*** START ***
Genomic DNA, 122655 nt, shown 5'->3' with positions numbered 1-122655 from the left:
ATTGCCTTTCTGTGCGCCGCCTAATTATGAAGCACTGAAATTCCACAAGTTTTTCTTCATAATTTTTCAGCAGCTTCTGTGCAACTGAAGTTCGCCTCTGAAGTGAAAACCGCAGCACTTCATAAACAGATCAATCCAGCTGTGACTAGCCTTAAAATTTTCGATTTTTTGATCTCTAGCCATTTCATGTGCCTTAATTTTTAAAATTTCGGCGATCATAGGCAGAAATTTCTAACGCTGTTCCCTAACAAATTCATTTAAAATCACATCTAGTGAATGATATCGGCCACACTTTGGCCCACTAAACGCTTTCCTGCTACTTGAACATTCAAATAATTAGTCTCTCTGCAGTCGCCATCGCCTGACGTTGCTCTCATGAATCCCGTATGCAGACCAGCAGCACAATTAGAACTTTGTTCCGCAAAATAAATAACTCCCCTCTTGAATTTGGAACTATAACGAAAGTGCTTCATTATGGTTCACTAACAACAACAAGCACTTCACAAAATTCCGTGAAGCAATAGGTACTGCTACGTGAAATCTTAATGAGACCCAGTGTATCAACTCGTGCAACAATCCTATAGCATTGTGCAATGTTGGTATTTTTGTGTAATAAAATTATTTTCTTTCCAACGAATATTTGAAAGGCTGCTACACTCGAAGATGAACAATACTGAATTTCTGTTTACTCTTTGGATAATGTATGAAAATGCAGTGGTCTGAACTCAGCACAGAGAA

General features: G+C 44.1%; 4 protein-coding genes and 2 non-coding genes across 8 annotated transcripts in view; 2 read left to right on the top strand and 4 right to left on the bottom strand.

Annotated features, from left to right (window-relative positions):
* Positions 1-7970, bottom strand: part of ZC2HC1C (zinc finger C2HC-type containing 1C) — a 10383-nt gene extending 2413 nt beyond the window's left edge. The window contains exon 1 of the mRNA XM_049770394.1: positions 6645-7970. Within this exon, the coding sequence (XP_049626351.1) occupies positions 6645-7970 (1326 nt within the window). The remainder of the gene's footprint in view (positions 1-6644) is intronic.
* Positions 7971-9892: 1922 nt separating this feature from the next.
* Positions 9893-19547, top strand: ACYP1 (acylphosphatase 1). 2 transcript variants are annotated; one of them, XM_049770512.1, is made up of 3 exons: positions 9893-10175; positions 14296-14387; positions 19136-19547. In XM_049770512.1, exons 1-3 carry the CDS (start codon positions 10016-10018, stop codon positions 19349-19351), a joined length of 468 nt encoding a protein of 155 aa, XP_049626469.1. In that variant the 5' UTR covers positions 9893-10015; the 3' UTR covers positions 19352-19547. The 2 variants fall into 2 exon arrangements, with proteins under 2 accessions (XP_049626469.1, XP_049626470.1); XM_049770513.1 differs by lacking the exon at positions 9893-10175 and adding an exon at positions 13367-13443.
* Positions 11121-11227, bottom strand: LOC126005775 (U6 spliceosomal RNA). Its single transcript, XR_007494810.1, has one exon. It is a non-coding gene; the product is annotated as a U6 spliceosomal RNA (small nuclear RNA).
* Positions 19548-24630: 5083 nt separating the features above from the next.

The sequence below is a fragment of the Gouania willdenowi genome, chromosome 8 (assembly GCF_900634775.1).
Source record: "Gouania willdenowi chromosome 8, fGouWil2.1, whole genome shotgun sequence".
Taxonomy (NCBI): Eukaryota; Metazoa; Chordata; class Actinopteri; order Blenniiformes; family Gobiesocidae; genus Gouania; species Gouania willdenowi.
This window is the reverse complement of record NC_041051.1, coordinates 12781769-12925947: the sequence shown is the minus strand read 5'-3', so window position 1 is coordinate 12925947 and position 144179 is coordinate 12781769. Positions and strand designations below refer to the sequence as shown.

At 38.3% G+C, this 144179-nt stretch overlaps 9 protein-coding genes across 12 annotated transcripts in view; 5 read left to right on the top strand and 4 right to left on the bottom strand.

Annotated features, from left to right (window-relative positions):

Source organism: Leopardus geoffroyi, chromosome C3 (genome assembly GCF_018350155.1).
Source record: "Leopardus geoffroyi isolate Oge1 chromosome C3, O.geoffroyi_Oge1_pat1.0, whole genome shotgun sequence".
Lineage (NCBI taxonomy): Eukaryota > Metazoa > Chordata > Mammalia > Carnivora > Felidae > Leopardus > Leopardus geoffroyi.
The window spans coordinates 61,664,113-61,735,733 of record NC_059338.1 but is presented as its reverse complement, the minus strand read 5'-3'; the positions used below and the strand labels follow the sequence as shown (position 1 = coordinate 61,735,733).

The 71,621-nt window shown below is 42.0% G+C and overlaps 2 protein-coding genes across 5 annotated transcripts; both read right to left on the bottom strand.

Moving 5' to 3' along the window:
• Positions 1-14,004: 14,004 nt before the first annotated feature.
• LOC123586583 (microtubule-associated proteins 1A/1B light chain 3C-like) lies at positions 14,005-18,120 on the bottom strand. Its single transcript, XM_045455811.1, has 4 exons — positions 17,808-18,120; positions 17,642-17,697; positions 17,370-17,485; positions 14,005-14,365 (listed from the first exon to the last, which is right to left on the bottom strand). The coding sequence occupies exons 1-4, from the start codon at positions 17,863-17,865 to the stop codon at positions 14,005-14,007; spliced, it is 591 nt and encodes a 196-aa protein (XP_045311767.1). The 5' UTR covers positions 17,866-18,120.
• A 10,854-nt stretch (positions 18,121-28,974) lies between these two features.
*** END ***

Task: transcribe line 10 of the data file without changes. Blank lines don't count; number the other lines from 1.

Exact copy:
The sequence below is a fragment of the Gouania willdenowi genome, chromosome 8 (assembly GCF_900634775.1).